Parents Raising Children in Today’s World

Raising children in today’s busy, fast-paced world is nothing like what parents experienced while raising children several decades ago. It used to be that the man of the house went to work to earn a paycheck and the woman was in charge of the house and the children. Today’s world is full of working moms, dads raising children and parents choosing to work from home as they co-parent together. Options abound and with some creativity and flexibility there is a parenting method that can fit the needs of both parents while still providing financially for the family.

It was exceedingly rare as little as thirty years ago to see many mothers working full time. Things today have changed dramatically and many women work outside of the home as the number of stay at home moms dwindles. Some blame the economy and insist that families need two full incomes to survive. Others understand that some women choose to work in fulfilling careers that they worked hard to excel in. Women who choose to be stay at home moms make that choice based on their own wishes and parenting philosophies. Today women have more choices as far as making an income and parenting and more freedom to make the choice that best fits them and their families.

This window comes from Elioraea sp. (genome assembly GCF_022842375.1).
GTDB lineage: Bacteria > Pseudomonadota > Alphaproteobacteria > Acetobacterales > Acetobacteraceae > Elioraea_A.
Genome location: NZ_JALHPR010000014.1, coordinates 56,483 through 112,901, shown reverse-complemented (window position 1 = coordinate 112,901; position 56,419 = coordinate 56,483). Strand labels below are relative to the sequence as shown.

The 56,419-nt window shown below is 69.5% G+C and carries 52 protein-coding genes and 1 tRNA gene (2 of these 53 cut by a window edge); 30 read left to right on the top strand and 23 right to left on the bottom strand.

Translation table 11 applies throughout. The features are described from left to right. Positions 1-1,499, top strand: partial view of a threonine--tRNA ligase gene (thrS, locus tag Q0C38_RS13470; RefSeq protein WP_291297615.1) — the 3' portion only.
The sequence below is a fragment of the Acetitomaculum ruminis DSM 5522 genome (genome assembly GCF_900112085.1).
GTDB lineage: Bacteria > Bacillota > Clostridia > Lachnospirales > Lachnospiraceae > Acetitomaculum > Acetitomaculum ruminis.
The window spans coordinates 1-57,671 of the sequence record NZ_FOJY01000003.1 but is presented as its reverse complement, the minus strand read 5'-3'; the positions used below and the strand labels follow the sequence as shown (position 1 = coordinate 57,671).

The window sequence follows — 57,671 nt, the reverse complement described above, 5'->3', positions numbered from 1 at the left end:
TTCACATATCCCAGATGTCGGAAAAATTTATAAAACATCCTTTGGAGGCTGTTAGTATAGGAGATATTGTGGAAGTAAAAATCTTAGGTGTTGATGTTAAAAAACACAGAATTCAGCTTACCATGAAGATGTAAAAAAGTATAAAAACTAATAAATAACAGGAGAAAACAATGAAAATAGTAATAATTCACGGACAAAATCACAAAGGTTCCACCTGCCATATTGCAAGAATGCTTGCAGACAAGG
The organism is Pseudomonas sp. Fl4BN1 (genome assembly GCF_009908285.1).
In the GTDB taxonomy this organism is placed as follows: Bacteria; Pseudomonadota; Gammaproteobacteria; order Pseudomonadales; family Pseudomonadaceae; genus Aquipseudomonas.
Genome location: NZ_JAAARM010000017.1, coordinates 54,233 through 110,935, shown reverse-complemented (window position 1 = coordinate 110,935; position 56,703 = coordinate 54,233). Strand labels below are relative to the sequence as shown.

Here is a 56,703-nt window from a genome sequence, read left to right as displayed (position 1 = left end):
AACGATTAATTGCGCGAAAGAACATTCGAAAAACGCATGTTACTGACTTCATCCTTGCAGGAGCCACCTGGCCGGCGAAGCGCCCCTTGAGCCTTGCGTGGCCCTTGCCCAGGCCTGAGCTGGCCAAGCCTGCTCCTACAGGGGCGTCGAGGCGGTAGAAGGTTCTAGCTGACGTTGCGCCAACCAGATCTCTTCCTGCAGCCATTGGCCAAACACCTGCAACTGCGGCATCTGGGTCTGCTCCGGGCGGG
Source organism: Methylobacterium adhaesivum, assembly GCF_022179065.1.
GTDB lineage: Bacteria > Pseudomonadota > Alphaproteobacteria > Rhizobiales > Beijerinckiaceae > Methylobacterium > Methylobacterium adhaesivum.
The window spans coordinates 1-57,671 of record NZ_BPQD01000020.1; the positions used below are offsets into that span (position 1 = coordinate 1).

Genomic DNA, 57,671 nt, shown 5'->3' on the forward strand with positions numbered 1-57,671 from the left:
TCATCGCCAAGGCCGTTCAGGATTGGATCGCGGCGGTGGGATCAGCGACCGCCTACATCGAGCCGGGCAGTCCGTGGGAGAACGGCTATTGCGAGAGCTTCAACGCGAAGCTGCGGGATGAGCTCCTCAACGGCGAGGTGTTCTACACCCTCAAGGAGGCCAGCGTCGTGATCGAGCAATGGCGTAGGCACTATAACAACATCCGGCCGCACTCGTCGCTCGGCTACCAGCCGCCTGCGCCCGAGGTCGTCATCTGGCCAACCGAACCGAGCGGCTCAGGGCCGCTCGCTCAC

With more working moms in the workplace, some industries have seen a shift in their workplace policies. Working mothers demand a flexibility in scheduling and workplace responsibilities so women can care for their families and devote themselves to their careers at the same time. It is also a benefit to working moms to have more women in positions of management. Managers, business owners and other women in positions of power who are also working moms understand the distinct ways that they can help support the working moms that they employ or manage.

Sometimes conflicts can arise when employment decisions must be made. When a woman has been a stay at home mom for years and her children are older, her husband may assume or expect her to get a job once the children are in school. If the mom would rather remain at home and be available for her family, there may be some disagreement between her and her husband.